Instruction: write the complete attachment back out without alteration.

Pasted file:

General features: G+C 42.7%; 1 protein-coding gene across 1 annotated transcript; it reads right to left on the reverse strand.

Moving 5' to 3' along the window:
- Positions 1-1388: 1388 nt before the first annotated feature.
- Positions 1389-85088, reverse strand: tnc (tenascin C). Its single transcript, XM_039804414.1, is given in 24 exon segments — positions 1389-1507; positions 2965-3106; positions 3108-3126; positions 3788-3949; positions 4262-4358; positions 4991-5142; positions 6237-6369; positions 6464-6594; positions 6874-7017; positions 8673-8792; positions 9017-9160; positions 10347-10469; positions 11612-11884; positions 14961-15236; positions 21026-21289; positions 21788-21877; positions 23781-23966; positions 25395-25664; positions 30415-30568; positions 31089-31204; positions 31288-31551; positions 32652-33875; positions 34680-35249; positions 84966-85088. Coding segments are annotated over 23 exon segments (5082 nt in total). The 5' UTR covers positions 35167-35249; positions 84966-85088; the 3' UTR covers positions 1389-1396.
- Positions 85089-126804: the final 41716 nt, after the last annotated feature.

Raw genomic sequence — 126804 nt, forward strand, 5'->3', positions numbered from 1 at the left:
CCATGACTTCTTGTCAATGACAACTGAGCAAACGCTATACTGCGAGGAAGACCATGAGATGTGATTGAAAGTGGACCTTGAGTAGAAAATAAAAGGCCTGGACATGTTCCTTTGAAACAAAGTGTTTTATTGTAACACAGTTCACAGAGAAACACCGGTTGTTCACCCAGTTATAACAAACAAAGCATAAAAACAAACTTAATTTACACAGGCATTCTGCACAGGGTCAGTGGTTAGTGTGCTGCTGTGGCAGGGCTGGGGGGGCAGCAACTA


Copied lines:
General features: G+C 42.7%; 1 protein-coding gene across 1 annotated transcript; it reads right to left on the reverse strand.

Moving 5' to 3' along the window:
- Positions 1-1388: 1388 nt before the first annotated feature.
- Positions 1389-85088, reverse strand: tnc (tenascin C). Its single transcript, XM_039804414.1, is given in 24 exon segments — positions 1389-1507; positions 2965-3106; positions 3108-3126; positions 3788-3949; positions 4262-4358; positions 4991-5142; positions 6237-6369; positions 6464-6594; positions 6874-7017; positions 8673-8792; positions 9017-9160; positions 10347-10469; positions 11612-11884; positions 14961-15236; positions 21026-21289; positions 21788-21877; positions 23781-23966; positions 25395-25664; positions 30415-30568; positions 31089-31204; positions 31288-31551; positions 32652-33875; positions 34680-35249; positions 84966-85088. Coding segments are annotated over 23 exon segments (5082 nt in total). The 5' UTR covers positions 35167-35249; positions 84966-85088; the 3' UTR covers positions 1389-1396.
- Positions 85089-126804: the final 41716 nt, after the last annotated feature.

Raw genomic sequence — 126804 nt, forward strand, 5'->3', positions numbered from 1 at the left:
CCATGACTTCTTGTCAATGACAACTGAGCAAACGCTATACTGCGAGGAAGACCATGAGATGTGATTGAAAGTGGACCTTGAGTAGAAAATAAAAGGCCTGGACATGTTCCTTTGAAACAAAGTGTTTTATTGTAACACAGTTCACAGAGAAACACCGGTTGTTCACCCAGTTATAACAAACAAAGCATAAAAACAAACTTAATTTACACAGGCATTCTGCACAGGGTCAGTGGTTAGTGTGCTGCTGTGGCAGGGCTGGGGGGGCAGCAACTA